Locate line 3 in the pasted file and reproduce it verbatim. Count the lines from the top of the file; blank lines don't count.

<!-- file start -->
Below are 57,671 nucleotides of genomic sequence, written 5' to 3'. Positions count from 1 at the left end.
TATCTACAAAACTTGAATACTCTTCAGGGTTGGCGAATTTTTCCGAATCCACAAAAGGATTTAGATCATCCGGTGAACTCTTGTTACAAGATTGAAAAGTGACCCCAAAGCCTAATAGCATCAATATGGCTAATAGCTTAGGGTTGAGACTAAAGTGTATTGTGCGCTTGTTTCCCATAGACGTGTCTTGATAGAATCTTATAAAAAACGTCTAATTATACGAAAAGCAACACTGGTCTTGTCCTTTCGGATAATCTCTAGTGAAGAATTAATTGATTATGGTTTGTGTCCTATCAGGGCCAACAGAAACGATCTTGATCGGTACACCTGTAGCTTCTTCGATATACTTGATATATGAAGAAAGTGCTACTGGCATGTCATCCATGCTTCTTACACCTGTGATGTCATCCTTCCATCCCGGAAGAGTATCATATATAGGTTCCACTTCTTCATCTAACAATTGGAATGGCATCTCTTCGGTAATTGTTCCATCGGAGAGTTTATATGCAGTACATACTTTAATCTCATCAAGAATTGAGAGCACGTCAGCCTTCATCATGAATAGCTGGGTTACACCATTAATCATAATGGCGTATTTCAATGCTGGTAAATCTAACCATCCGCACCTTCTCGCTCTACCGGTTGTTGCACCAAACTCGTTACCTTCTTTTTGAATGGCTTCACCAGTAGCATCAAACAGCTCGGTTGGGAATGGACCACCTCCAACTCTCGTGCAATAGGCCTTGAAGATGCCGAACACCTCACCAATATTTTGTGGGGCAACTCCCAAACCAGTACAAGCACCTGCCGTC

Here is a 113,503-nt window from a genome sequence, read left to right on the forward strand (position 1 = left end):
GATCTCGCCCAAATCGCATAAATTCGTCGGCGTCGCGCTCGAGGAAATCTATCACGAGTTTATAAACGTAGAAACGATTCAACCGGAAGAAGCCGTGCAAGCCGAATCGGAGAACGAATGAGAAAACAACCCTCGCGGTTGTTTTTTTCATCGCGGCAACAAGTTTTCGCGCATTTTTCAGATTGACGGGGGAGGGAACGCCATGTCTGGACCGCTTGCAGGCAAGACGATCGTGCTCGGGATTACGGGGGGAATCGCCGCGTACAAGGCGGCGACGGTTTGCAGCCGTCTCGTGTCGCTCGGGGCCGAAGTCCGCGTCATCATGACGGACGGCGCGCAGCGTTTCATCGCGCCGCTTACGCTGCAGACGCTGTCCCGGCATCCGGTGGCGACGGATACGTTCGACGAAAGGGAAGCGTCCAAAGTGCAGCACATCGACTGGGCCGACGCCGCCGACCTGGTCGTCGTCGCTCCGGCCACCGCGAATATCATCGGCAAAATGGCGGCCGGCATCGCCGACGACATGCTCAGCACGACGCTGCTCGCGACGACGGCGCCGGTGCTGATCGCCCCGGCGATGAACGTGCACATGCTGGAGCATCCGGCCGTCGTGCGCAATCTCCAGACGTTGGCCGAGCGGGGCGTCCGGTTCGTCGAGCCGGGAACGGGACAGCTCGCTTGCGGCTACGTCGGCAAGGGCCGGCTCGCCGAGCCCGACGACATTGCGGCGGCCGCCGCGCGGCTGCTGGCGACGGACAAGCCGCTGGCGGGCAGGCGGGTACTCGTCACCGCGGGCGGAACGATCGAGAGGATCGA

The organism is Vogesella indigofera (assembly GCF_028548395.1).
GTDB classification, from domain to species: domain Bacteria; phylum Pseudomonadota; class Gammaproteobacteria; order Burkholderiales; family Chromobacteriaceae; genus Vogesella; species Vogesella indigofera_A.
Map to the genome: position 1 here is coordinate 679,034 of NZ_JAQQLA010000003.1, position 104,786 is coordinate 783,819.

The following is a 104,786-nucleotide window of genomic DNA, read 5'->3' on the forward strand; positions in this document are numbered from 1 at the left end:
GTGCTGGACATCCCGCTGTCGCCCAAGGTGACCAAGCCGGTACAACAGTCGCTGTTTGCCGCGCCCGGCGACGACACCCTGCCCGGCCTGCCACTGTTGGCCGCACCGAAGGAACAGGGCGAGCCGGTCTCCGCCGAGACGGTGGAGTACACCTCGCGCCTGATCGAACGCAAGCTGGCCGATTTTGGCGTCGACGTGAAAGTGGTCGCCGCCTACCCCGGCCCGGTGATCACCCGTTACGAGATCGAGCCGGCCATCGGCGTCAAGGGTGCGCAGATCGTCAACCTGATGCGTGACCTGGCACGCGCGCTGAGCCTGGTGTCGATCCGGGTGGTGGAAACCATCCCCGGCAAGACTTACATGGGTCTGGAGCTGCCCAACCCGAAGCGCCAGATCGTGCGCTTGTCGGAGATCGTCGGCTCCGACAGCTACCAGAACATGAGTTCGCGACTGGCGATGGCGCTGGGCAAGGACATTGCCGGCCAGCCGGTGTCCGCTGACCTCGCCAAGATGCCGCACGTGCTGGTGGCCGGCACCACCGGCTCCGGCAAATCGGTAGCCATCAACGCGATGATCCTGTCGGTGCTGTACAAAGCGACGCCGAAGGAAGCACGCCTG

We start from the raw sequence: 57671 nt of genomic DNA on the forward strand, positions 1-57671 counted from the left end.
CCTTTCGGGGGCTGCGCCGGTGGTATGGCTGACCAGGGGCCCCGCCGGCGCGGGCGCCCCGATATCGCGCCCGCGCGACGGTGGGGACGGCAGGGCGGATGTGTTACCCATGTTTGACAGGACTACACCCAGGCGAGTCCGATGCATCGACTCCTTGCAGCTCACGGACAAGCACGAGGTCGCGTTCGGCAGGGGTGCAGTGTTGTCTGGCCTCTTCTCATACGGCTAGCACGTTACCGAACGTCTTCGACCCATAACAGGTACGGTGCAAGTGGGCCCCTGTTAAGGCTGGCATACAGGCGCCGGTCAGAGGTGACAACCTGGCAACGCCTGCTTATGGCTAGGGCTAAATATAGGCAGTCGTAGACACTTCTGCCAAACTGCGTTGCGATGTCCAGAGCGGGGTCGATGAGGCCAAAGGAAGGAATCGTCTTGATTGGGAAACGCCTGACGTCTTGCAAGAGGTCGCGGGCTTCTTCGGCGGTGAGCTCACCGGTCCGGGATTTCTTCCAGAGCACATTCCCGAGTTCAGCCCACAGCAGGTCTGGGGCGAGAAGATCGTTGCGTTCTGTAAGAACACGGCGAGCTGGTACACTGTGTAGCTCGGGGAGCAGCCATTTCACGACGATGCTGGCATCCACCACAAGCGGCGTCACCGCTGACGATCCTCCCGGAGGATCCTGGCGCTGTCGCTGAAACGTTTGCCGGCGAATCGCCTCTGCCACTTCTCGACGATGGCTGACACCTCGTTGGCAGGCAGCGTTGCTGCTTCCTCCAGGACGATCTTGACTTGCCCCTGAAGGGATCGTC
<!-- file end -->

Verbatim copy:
Here is a 113,503-nt window from a genome sequence, read left to right on the forward strand (position 1 = left end):